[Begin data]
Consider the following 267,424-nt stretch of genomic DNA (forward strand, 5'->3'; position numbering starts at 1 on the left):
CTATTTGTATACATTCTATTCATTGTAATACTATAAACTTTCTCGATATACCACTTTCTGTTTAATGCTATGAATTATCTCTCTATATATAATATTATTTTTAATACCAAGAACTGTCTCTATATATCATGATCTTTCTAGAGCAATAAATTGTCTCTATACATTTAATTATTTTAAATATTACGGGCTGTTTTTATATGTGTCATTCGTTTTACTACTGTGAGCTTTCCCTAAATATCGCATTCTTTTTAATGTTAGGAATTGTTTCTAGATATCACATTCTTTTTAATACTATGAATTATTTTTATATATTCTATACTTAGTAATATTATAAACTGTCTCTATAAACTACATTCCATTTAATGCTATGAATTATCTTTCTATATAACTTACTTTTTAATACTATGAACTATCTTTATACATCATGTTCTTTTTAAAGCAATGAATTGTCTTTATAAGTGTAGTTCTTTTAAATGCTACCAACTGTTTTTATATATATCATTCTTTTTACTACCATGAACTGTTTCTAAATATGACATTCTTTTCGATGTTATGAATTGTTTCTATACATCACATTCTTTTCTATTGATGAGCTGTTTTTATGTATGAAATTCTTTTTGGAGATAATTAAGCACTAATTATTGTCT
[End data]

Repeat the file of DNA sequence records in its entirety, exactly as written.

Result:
Consider the following 267,424-nt stretch of genomic DNA (forward strand, 5'->3'; position numbering starts at 1 on the left):
CTATTTGTATACATTCTATTCATTGTAATACTATAAACTTTCTCGATATACCACTTTCTGTTTAATGCTATGAATTATCTCTCTATATATAATATTATTTTTAATACCAAGAACTGTCTCTATATATCATGATCTTTCTAGAGCAATAAATTGTCTCTATACATTTAATTATTTTAAATATTACGGGCTGTTTTTATATGTGTCATTCGTTTTACTACTGTGAGCTTTCCCTAAATATCGCATTCTTTTTAATGTTAGGAATTGTTTCTAGATATCACATTCTTTTTAATACTATGAATTATTTTTATATATTCTATACTTAGTAATATTATAAACTGTCTCTATAAACTACATTCCATTTAATGCTATGAATTATCTTTCTATATAACTTACTTTTTAATACTATGAACTATCTTTATACATCATGTTCTTTTTAAAGCAATGAATTGTCTTTATAAGTGTAGTTCTTTTAAATGCTACCAACTGTTTTTATATATATCATTCTTTTTACTACCATGAACTGTTTCTAAATATGACATTCTTTTCGATGTTATGAATTGTTTCTATACATCACATTCTTTTCTATTGATGAGCTGTTTTTATGTATGAAATTCTTTTTGGAGATAATTAAGCACTAATTATTGTCT